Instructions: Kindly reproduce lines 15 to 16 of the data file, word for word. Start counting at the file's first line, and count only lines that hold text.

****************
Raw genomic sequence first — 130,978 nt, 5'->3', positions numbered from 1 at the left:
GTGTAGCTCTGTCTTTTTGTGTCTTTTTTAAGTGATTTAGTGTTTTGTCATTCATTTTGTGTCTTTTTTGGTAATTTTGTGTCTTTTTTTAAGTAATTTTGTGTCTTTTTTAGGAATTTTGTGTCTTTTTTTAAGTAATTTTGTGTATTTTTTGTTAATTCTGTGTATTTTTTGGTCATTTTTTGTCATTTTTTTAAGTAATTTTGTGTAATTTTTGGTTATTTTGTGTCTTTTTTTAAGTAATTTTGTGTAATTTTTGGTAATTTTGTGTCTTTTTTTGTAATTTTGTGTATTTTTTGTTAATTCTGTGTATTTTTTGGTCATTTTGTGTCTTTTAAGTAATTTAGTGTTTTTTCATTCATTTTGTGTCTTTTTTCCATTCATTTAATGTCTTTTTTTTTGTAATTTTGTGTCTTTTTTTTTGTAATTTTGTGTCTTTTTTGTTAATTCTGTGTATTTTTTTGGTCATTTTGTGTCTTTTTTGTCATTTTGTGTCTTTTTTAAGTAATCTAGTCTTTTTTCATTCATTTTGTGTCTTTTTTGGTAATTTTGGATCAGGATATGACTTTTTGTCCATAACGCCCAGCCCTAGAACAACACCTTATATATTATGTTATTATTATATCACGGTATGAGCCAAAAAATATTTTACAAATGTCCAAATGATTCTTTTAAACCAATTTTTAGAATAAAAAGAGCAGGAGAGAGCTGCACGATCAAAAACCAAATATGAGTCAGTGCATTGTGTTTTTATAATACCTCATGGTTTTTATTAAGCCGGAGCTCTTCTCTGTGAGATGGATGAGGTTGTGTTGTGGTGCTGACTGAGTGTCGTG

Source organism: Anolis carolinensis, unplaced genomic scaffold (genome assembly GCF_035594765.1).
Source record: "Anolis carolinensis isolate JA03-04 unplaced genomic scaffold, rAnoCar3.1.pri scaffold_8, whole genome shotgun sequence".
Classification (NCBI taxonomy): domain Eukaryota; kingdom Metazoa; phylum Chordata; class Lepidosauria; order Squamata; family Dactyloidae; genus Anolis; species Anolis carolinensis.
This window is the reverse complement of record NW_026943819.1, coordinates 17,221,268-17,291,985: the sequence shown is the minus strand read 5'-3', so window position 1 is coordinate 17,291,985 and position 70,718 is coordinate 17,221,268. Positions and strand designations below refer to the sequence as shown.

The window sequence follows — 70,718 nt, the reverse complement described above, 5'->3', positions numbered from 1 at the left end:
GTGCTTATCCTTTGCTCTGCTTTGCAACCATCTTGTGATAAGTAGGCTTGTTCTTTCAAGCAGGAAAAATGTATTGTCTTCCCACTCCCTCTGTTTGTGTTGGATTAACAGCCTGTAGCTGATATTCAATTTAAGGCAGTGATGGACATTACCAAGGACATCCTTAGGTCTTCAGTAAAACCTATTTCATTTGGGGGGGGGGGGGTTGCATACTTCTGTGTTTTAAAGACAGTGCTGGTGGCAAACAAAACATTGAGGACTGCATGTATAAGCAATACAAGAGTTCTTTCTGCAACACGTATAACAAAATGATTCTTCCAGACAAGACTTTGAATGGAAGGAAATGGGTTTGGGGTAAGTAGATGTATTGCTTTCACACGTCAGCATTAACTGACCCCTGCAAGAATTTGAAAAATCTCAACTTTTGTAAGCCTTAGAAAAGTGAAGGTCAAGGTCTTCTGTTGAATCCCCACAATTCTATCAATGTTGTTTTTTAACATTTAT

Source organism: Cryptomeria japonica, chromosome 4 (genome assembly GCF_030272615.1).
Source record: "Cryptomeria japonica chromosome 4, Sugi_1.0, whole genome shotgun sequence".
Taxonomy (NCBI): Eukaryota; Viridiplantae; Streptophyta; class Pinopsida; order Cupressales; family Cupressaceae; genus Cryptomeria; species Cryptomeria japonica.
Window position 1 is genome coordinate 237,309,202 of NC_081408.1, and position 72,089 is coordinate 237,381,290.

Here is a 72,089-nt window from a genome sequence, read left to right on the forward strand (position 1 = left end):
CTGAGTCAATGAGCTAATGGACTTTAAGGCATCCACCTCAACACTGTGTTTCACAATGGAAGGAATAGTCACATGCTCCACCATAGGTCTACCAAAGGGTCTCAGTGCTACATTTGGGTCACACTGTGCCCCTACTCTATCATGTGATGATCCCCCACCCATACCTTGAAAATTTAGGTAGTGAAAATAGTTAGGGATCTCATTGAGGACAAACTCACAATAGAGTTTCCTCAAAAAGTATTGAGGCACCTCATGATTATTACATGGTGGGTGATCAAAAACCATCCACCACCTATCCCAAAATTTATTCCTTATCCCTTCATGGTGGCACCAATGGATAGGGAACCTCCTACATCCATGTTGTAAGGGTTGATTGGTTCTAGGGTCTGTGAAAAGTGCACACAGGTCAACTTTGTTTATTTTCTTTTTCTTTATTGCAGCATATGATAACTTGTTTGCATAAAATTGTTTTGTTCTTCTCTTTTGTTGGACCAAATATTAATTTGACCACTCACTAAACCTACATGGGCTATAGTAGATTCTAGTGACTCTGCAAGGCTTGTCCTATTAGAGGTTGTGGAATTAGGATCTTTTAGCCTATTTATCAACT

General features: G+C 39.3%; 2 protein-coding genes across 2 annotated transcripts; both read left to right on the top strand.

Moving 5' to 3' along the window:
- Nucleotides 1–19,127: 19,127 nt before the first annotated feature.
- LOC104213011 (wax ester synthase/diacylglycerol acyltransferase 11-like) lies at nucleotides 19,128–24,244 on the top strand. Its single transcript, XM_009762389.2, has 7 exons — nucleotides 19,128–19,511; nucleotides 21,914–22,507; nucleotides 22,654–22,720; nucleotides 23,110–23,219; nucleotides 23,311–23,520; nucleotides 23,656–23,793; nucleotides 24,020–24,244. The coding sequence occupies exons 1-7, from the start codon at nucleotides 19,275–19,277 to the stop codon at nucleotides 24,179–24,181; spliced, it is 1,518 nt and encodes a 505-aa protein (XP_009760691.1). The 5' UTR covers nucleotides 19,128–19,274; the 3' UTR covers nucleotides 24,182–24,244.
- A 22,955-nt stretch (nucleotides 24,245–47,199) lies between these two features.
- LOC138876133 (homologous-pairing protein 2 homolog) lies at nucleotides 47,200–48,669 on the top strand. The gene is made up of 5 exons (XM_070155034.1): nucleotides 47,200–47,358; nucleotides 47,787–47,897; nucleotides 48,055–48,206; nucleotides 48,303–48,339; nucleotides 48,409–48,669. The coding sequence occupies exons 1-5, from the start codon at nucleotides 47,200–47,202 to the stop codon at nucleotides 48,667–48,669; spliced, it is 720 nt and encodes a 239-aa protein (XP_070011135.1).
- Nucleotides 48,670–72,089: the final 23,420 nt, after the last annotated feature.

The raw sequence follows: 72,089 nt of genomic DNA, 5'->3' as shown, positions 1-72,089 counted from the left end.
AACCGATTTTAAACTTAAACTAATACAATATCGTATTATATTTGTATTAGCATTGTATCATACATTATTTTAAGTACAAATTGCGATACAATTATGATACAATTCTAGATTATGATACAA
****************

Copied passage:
General features: G+C 39.3%; 2 protein-coding genes across 2 annotated transcripts; both read left to right on the top strand.

Moving 5' to 3' along the window: